His breathtakingly self-righteous response to the fact that someone has had the nerve to write a book about the horrific experience of serving as Spitzer’s underling reveals that his troubles have taught Spitzer nothing and improved him not a whit. Constantine’s flaw was not in writing about Spitzer after the fact, but in failing to see before the fact Spitzer’s disgusting conduct in the years before he ran for governor — using his powers as the state’s attorney general in inappropriate ways and, when criticized for doing so, threatening his critics with ruination and destruction for having the temerity to cross him — offered every indication of the genuinely bad character that would be revealed during his disastrous and blessedly brief tenure. And that he is still revealing now. And that his choice of David Paterson as running mate revealed as well. And that Paterson’s scurrying behind the legs of Al Sharpton reveals about him.

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Colorblind or Just Blind?

As Abe noted earlier, today Eugene Robinson of the Washington Post lacerates Hillary Clinton for her statement in USA Today that Barack Obama’s coalition among “hardworking Americans, white Americans, is weakening again. I have a much broader base to build a winning coalition on.” Clinton is, according to Robinson, playing the race card again. And he writes this:

How silly of me. I thought the Democratic Party believed in a colorblind America.

Come again? Democrats believe in a “colorblind America”? If that’s the case, then how would Robinson explain why the Democratic Party has been leading the charge for race-based quotas and set-asides over the years? That they promote justices who want to take race into account in their judicial rulings? Just how is it that liberals count by race and reward points by race and reduce as many issues as they can to race–yet insist all the while that they believe in a colorblind society? And while we’re at it: how does Robinson explain the fact that “civil rights” activists like Jesse Jackson and Al Sharpton, who over the years have done so much to create, exploit, and fuel racial tensions in this nation (including Sharpton’s despicable role in the Tawana Brawley case), find a comfortable home in the Democratic Party?

One may agree or disagree with using race as a consideration in, say, college admissions. Reasonable people can debate what role, if any, race should play in such matters. (I side with Professor Alexander Bickel, who in The Morality of Consent wrote, “[A] racial quota derogates the human dignity and individuality of all to whom it is applied; it is invidious in principle as well as in practice… The history of the racial quota is a history of subjugation, not beneficence…. a quota is a divider of society, a creator of castes, and it is all the worse for its racial base, especially in a society desperately striving for an equality that will make race irrelevant.”) But whatever those who advocate such positions are promoting, it is not a colorblind America. It is, in fact, the very opposite. And surely Eugene Robinson must, on some level, know it. How silly of him to claim what is so clearly not true.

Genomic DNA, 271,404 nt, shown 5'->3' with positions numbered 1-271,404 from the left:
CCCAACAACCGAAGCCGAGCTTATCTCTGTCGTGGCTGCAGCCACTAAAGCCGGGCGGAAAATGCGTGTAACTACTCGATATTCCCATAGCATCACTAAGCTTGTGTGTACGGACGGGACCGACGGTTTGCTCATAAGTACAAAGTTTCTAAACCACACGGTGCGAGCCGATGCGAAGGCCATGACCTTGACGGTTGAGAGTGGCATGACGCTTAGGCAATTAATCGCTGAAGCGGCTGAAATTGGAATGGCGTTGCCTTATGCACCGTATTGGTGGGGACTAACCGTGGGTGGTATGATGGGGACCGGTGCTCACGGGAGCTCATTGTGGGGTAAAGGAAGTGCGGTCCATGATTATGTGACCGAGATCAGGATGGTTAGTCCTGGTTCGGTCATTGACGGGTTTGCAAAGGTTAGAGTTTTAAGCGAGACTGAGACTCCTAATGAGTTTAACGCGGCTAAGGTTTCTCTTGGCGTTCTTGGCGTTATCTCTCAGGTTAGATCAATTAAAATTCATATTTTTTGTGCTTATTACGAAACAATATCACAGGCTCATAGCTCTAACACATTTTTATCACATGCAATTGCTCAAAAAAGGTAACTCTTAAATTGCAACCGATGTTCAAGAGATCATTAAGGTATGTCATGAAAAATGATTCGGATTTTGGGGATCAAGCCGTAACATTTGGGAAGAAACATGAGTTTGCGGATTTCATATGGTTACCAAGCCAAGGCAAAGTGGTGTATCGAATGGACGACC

As Abe noted earlier, today Eugene Robinson of the Washington Post lacerates Hillary Clinton for her statement in USA Today that Barack Obama’s coalition among “hardworking Americans, white Americans, is weakening again. I have a much broader base to build a winning coalition on.” Clinton is, according to Robinson, playing the race card again. And he writes this:

How silly of me. I thought the Democratic Party believed in a colorblind America.

Come again? Democrats believe in a “colorblind America”? If that’s the case, then how would Robinson explain why the Democratic Party has been leading the charge for race-based quotas and set-asides over the years? That they promote justices who want to take race into account in their judicial rulings? Just how is it that liberals count by race and reward points by race and reduce as many issues as they can to race–yet insist all the while that they believe in a colorblind society? And while we’re at it: how does Robinson explain the fact that “civil rights” activists like Jesse Jackson and Al Sharpton, who over the years have done so much to create, exploit, and fuel racial tensions in this nation (including Sharpton’s despicable role in the Tawana Brawley case), find a comfortable home in the Democratic Party?